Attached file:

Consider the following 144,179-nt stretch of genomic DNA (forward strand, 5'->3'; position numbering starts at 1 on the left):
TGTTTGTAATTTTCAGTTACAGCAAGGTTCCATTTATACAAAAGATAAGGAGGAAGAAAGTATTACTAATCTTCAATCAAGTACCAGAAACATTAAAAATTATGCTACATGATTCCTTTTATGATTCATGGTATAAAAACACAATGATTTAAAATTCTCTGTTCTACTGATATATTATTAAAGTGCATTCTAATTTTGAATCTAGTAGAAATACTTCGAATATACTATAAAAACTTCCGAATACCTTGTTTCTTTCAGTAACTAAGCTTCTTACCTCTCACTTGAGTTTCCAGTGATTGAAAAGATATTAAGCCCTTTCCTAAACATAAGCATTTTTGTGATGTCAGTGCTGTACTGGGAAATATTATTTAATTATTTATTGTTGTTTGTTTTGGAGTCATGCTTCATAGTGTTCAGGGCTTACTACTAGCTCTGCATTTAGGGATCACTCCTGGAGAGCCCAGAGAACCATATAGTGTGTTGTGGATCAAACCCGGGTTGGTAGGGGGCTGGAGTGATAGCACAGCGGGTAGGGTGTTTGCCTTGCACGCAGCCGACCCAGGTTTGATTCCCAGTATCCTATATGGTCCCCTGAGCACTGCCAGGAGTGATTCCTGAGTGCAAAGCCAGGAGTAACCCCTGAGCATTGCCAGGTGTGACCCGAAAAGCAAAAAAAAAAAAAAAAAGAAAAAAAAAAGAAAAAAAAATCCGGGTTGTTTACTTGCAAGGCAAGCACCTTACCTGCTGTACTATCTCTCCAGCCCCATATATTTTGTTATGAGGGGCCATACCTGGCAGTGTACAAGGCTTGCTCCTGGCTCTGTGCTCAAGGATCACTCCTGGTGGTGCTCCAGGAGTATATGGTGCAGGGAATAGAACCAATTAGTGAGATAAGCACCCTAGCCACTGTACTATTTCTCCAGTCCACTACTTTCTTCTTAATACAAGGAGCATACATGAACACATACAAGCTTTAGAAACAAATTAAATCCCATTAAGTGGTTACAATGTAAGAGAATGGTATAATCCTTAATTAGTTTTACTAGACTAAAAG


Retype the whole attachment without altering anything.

Consider the following 144,179-nt stretch of genomic DNA (forward strand, 5'->3'; position numbering starts at 1 on the left):
TGTTTGTAATTTTCAGTTACAGCAAGGTTCCATTTATACAAAAGATAAGGAGGAAGAAAGTATTACTAATCTTCAATCAAGTACCAGAAACATTAAAAATTATGCTACATGATTCCTTTTATGATTCATGGTATAAAAACACAATGATTTAAAATTCTCTGTTCTACTGATATATTATTAAAGTGCATTCTAATTTTGAATCTAGTAGAAATACTTCGAATATACTATAAAAACTTCCGAATACCTTGTTTCTTTCAGTAACTAAGCTTCTTACCTCTCACTTGAGTTTCCAGTGATTGAAAAGATATTAAGCCCTTTCCTAAACATAAGCATTTTTGTGATGTCAGTGCTGTACTGGGAAATATTATTTAATTATTTATTGTTGTTTGTTTTGGAGTCATGCTTCATAGTGTTCAGGGCTTACTACTAGCTCTGCATTTAGGGATCACTCCTGGAGAGCCCAGAGAACCATATAGTGTGTTGTGGATCAAACCCGGGTTGGTAGGGGGCTGGAGTGATAGCACAGCGGGTAGGGTGTTTGCCTTGCACGCAGCCGACCCAGGTTTGATTCCCAGTATCCTATATGGTCCCCTGAGCACTGCCAGGAGTGATTCCTGAGTGCAAAGCCAGGAGTAACCCCTGAGCATTGCCAGGTGTGACCCGAAAAGCAAAAAAAAAAAAAAAAAGAAAAAAAAAAGAAAAAAAAATCCGGGTTGTTTACTTGCAAGGCAAGCACCTTACCTGCTGTACTATCTCTCCAGCCCCATATATTTTGTTATGAGGGGCCATACCTGGCAGTGTACAAGGCTTGCTCCTGGCTCTGTGCTCAAGGATCACTCCTGGTGGTGCTCCAGGAGTATATGGTGCAGGGAATAGAACCAATTAGTGAGATAAGCACCCTAGCCACTGTACTATTTCTCCAGTCCACTACTTTCTTCTTAATACAAGGAGCATACATGAACACATACAAGCTTTAGAAACAAATTAAATCCCATTAAGTGGTTACAATGTAAGAGAATGGTATAATCCTTAATTAGTTTTACTAGACTAAAAG